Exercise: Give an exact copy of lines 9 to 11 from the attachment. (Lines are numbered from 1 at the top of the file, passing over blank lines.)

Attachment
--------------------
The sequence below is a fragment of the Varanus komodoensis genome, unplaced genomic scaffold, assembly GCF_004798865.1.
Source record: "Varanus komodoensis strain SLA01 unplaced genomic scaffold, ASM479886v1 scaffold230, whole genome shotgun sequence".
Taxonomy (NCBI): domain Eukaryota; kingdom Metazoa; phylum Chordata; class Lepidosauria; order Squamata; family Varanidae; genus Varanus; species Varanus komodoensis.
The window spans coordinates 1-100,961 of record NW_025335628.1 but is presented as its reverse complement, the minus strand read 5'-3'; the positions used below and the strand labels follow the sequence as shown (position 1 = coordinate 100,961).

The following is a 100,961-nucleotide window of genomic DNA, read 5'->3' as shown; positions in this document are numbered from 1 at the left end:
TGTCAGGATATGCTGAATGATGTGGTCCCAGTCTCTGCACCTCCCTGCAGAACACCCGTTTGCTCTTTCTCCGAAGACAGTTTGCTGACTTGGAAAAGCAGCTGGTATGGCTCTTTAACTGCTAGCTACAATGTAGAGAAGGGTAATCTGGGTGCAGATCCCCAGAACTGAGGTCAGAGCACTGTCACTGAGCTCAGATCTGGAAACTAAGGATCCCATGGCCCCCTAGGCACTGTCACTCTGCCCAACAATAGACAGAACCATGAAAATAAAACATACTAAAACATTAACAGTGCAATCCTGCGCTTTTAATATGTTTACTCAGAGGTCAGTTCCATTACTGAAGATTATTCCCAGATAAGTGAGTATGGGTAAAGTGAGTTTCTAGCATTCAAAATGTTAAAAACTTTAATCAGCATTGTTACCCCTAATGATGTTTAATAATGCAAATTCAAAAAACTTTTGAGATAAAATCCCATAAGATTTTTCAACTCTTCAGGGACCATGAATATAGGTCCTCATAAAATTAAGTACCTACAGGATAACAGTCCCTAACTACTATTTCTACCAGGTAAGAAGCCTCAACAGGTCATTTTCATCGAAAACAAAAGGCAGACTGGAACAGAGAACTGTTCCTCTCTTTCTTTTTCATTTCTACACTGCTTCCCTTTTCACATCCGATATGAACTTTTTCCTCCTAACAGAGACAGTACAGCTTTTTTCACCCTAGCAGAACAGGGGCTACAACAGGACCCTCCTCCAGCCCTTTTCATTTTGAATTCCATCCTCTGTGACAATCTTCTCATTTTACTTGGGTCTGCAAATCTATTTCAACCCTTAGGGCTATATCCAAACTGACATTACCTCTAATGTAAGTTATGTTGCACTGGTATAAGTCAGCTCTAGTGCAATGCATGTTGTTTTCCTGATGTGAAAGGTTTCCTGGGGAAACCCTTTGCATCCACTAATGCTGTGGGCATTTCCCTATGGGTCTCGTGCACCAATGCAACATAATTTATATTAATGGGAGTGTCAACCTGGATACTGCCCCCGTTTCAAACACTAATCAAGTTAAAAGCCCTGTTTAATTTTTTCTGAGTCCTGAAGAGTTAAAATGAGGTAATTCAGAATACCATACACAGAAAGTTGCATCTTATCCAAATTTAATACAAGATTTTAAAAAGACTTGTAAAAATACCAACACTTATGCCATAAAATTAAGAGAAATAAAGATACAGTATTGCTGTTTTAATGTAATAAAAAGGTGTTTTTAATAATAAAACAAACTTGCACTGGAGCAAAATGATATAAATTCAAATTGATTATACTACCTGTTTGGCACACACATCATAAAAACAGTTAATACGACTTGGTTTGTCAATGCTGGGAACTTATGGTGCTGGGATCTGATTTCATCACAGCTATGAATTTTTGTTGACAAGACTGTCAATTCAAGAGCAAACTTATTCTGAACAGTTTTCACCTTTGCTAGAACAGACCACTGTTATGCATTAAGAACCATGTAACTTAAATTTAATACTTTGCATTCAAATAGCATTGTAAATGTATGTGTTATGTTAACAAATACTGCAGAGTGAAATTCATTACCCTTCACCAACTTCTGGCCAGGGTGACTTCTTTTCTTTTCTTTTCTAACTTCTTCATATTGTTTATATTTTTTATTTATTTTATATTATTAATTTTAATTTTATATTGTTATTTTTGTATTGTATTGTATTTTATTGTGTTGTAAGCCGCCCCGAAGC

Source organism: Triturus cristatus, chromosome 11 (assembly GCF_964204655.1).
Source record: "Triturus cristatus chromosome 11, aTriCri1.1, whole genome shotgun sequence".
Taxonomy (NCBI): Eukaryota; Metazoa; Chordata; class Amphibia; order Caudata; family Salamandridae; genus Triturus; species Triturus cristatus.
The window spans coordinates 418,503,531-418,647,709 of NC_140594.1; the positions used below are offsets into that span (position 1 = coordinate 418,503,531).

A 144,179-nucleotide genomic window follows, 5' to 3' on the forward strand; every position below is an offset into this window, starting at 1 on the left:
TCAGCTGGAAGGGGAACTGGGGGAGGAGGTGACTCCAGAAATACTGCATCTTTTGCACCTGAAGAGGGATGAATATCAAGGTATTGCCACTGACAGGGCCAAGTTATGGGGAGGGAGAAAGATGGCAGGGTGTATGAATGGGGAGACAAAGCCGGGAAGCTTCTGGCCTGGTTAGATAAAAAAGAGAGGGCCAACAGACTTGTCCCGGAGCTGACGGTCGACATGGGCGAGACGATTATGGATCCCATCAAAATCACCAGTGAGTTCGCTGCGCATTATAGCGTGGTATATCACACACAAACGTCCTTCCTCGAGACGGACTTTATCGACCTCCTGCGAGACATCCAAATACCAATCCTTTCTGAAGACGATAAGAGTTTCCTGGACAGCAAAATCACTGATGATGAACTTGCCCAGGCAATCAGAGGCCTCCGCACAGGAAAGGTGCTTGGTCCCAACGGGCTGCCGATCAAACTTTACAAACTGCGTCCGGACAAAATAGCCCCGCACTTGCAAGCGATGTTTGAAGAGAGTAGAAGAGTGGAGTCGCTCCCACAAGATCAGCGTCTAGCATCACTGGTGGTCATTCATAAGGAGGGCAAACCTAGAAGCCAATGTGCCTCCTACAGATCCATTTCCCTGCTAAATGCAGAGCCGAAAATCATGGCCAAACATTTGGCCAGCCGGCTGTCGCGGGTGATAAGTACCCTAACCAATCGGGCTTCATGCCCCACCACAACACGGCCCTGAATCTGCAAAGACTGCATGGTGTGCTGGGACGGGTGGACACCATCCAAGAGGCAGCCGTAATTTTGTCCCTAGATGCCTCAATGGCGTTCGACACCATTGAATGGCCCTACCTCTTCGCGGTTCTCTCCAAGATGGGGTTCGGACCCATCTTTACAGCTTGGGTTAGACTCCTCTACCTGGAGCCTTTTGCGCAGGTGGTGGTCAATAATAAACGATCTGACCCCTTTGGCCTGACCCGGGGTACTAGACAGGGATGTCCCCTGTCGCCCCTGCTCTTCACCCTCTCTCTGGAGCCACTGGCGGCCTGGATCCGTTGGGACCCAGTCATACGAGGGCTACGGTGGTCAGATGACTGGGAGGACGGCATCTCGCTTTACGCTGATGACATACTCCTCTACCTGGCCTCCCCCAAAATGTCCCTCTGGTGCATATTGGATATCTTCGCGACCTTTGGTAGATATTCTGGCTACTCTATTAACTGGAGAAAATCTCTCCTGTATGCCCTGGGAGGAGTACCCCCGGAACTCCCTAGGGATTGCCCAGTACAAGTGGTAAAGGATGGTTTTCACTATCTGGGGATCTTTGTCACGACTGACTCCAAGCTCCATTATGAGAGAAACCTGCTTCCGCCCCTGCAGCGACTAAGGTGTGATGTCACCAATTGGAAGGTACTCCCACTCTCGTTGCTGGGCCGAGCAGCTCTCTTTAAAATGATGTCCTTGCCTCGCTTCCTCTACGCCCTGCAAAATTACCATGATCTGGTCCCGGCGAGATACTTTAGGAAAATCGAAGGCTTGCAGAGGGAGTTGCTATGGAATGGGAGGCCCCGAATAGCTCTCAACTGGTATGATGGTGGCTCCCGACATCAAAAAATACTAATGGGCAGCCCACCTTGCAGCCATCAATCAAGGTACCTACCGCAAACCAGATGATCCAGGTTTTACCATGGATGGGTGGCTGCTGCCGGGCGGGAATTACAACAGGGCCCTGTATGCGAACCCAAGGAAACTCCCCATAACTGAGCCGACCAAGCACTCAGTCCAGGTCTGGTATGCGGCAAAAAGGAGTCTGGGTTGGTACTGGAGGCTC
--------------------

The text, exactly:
Taxonomy (NCBI): Eukaryota; Metazoa; Chordata; class Amphibia; order Caudata; family Salamandridae; genus Triturus; species Triturus cristatus.
The window spans coordinates 418,503,531-418,647,709 of NC_140594.1; the positions used below are offsets into that span (position 1 = coordinate 418,503,531).

A 144,179-nucleotide genomic window follows, 5' to 3' on the forward strand; every position below is an offset into this window, starting at 1 on the left: